tive in tearing apart a pure scale-free
network (such as the Dark Web, with
a high degree-betweenness-rank-or-der correlation, 0.70) in which hubs
function simultaneously as bridges
connecting different parts of the network.
Dark networks (such as those involving
terrorists and criminal narcotics traffickers) are hidden from nonparticipants yet could have a devastating effect on our social order and economy.
Understanding their topology yields
greater insight into the nature of clandestine organizations and could help
develop effective disruptive strategies. However, obtaining reliable data
about dark networks is extremely difficult, so our understanding of them
remains largely hypothetical. To the
best of our knowledge, the data sets
we explore here, though subject to
limitations, are the first to allow for
statistical analysis of the topologies of
We found that the covert networks
we studied share many common topological properties with other types of
networks. Their efficiency in terms of
communication and information flow
and commands can be tied to their
small-world structures, which are
characterized by short average path
length and a high clustering coefficient. In addition, we found that due
to their small-world properties, dark
networks are more vulnerable to attack on their bridges that connect different communities within them than
to attacks on their hubs. This finding
may give authorities insight for intelligence and security purposes.
Another interesting finding about
the three elicited human networks we
studied is that their substantially high
clustering coefficients (not always
present in other empirical networks)
are difficult to regenerate based on
only known network effects (such as
preferential attachment and small-world effects). Other mechanisms
(such as recruitment) may also play an
important role in network evolution.
Other research has found that alternative mechanisms (such as highly
optimized tolerance) may govern the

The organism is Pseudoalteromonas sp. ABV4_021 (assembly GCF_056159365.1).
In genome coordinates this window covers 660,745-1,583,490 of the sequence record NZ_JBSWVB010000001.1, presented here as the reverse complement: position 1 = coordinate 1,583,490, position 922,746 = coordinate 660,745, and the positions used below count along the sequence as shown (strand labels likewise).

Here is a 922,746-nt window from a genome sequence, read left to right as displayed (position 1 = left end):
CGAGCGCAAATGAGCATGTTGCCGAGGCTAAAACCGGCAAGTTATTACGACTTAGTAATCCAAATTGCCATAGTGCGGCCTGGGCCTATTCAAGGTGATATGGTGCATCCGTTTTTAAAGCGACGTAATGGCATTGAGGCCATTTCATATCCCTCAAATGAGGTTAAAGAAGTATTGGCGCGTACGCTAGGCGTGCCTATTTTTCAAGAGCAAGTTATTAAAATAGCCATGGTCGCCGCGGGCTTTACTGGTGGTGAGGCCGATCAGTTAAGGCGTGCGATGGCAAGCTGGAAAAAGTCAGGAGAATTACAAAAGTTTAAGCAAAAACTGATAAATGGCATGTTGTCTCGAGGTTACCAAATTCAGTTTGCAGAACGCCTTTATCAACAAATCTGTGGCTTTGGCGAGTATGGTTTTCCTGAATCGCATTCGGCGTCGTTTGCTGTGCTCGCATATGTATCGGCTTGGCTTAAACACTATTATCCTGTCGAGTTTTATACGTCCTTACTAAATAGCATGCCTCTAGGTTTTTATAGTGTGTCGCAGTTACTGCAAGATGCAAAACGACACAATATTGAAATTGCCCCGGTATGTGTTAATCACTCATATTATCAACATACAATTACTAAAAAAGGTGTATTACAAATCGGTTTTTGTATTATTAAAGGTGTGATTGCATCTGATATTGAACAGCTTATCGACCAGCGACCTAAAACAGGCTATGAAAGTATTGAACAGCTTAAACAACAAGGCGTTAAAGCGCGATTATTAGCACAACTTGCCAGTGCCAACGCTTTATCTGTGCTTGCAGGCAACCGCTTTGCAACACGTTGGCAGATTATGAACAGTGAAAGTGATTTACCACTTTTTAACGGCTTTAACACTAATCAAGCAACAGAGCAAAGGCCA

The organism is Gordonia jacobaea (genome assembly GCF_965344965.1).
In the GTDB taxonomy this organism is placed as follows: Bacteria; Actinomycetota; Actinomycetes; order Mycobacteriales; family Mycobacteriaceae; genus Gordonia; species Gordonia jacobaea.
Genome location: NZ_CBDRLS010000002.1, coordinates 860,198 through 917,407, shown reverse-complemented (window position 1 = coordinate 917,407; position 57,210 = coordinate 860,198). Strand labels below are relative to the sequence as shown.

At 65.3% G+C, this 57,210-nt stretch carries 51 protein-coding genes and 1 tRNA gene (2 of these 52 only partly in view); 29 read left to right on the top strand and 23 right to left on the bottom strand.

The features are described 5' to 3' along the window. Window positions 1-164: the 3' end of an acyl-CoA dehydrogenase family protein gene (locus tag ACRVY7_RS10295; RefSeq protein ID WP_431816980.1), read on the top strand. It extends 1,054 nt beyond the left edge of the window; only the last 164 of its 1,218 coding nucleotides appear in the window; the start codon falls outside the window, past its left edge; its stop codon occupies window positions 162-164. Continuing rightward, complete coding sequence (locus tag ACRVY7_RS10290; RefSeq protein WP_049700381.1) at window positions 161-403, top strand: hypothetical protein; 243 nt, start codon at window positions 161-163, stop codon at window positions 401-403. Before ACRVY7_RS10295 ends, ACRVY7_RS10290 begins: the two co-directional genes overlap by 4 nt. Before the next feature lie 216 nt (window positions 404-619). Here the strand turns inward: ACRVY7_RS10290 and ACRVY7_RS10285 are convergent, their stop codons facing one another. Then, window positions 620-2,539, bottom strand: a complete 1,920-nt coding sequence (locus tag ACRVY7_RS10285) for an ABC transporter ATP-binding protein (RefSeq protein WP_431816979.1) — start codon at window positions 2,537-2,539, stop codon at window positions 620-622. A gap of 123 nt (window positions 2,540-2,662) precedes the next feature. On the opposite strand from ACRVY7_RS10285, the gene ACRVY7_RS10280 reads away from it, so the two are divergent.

evolution of many complex systems in
environments characterized by high
risk and uncertainty. 3 Our future research will focus on the effects of such
alternative mechanisms on network
topology. In addition, our findings are
to the best of our all based on a static view of the net- works we studied; that is, we did not
knowledge, the data consider a large variety of dynamics
sets we explore that might have taken place in the evo- lution of the networks, so evolution
here, though subject study is definitely in our plans for fu-
to limitations, are ture research. Please also note that care is needed
the first to allow for when interpreting these findings. Because dark networks are covert and
statistical analysis largely unknown, hidden links may
of the topologies be missing in the elicited networks. These links may play a critical role in
of dark networks. maintaining the function of the covert
organizations. As a result, one must be
extremely cautious when a decision is
to be made to disrupt them.
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Jennifer Xu ( firstname.lastname@example.org) is an assistant professor
of computer information systems in Bentley College,
hsinchun Chen ( email@example.com) is McClelland
Endowed Professor in the Department of Management
Information Systems and head of the Artificial
Intelligence Lab at the University of Arizona, Tucson, AZ.
© 2008 ACM 0001-0782/08/1000 $5.00